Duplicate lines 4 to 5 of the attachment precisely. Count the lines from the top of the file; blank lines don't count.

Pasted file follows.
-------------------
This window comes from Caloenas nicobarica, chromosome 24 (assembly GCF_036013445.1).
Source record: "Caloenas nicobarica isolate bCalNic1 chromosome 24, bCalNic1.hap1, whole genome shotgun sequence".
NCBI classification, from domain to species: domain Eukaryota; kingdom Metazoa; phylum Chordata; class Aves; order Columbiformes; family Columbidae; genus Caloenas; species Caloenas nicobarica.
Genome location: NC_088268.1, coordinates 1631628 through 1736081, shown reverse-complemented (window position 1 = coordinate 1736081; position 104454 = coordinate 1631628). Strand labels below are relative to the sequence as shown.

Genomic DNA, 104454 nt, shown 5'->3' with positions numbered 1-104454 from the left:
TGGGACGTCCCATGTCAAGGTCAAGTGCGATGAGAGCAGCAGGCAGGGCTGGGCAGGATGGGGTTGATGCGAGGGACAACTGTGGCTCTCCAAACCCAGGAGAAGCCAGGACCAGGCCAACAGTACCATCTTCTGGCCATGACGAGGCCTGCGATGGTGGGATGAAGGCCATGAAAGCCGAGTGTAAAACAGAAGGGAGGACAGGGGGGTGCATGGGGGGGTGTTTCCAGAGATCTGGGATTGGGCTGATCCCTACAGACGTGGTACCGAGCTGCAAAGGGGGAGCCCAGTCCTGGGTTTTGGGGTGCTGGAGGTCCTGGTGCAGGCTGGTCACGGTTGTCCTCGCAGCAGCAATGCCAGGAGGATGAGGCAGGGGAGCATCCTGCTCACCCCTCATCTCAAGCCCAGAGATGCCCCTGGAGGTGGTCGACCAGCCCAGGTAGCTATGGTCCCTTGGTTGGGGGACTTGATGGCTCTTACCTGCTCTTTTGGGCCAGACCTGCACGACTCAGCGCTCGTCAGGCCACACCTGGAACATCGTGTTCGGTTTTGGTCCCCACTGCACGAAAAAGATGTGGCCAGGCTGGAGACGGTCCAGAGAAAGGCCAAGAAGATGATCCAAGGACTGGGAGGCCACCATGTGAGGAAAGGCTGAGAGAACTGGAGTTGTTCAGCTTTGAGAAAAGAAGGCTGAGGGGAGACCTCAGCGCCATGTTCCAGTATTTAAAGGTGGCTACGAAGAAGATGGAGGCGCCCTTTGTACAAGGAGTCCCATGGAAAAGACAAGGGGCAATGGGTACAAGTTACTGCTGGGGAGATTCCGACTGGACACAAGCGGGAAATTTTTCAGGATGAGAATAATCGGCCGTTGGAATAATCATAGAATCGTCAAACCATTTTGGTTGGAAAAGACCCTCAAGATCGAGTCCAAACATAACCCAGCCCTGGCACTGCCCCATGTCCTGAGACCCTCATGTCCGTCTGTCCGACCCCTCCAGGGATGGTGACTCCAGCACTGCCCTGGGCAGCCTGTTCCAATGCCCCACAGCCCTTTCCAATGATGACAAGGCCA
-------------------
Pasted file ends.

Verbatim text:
Genome location: NC_088268.1, coordinates 1631628 through 1736081, shown reverse-complemented (window position 1 = coordinate 1736081; position 104454 = coordinate 1631628). Strand labels below are relative to the sequence as shown.

Genomic DNA, 104454 nt, shown 5'->3' with positions numbered 1-104454 from the left: